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Though sweet your presence, graceful is your mien,
You to be happy want not to be seen;
Though priz'd in public, you can smile alone,
Nor court an approbation but your own :
In throngs, not conscious of those

eyes
that

gaze
In wonder fix'd, though resolute to please ;
You, were all blind, would still deserve applause ;
The world 's your glory's witness, not its cause:
That lies beyond the limits of the day,
Angels behold it, and their God obey.

You take delight in others excellence ;
A gift, which Nature rarely does dispense:
Of all that breathe 'tis you, perhaps, alone
Would be well pleas’d to see yourself outdone.
You with not those, who sheuv your name respect,
So little worth, as might excuse neglect;
Nor are in pain left merit

you

should know;
Nor shun the well-deserver as a foe;
A troublesome acquaintance, that will claim
To be well us’d, or dye your cheek with fhaine.

You wish your country's good ; that told, so well
Your powers are known, th’ event I need not tell,
When Nestor spoke, none ask'd if he prevail’d;
That god of sweet persuasion never failid :
And such great fame had Hector's valour wrought,
Who meant he conquer'd, only said he fought.

When you, my lord, to fylvan scenes retreat,
No crouds around for pleasure, or for state,
You are not cast upon a stranger land,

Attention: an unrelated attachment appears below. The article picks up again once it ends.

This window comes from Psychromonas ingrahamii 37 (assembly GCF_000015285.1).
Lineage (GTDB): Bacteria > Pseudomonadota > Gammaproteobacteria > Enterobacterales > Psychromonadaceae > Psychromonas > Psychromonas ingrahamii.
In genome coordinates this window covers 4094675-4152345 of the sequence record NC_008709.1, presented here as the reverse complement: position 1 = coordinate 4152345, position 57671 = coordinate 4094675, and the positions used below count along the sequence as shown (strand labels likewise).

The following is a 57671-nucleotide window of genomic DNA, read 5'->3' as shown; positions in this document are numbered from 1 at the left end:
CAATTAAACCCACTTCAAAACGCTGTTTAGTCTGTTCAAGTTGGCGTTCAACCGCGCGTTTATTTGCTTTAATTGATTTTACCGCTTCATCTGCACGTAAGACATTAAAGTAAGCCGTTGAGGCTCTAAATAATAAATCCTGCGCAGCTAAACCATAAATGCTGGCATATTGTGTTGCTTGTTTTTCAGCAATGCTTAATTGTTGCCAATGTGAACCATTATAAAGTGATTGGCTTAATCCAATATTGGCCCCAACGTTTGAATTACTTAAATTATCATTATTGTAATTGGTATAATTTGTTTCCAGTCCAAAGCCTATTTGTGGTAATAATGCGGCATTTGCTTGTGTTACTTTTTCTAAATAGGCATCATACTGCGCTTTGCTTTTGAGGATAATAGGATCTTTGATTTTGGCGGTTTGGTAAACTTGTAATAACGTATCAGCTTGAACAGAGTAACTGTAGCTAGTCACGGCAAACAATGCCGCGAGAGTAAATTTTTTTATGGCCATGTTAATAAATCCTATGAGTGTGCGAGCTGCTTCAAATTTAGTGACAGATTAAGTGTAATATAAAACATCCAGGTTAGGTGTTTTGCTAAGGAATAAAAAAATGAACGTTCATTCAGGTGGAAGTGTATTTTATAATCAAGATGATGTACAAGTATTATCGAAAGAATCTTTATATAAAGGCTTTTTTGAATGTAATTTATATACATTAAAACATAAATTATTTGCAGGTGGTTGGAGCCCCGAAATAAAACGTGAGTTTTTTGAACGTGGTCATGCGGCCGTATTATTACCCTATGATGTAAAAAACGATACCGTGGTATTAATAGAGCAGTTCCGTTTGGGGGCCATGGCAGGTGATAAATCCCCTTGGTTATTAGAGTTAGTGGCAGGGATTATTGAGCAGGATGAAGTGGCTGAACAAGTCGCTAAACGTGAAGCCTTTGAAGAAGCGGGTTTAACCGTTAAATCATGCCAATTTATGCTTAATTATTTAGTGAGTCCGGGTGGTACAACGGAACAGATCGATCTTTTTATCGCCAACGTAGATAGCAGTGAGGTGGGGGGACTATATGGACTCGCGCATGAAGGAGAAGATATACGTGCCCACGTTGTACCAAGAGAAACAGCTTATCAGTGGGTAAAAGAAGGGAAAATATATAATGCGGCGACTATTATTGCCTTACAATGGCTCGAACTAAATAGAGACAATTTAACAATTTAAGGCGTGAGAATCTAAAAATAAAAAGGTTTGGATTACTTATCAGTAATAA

And wander pensive o'er the barren strand;

Nor

Nor are you by receiv'd example taught,
In toys to shun the discipline of thought;
But, unconfin’d by bounds of time and place,
You chuse companions from all human race;
Converse with those the deluge swept away,
Or those whose midnight is Britannia's day.

Books not so inuch inform, as give consent
To those ideas your own thoughts present;
Your only gain from turning volumes o’er,
Is finding cause to like yourself the more :
In Grecian sages you are only taught
With more respect to value your own thought :
Great Tully grew immortal, while he drew
Those precepts we behold alive in you :
Your life is so adjusted to their schools,
It makes that history they meant for rules.
What joy, what pleasing transport, must arise
Within

your breaft, and lift you to the skies, When in each learned

page
that

you unfold, You find some part of your own conduct told !

So pleas’d, and so surpriz’d, Æneas stood,
And such triumphant raptures fir'd his blood,
When far from Trojan shores the hero fpy'd
His story shining forth in all its pride;
Admir'd himself, and saw his actions stand
The praise and wonder of a foreign land.

He knows not half his being, who 's confin'd
In converse, and reflection on mankind :
Your soul, which understands her charter well,
Difdains imprison'd by those skies to dwell;

Ranges

N 3

Ranges Eternity without the leave
Of death, nor waits the passage of the grave.

When pains eternal, and eternal bliss,
When these high cares your weary thoughts dismiss,
In heavenly numbers you your soul unbend,
And for your eale to deathlefs fame descend.
Ye Kings! would ye true greatness understand,
Read Seneca grown rich in Granville's hand *,

Behold the glories of your life compleat !
Still at a flow, and permanently great ;
New moments shed new pleasures as they fiy, .
And yet your greatest is, that you must die.

Thus Anna faw, and rais'd you to the seat
Of honour, and confess'd her fervant great;
Confess’d, not made him such ; for faithful Fame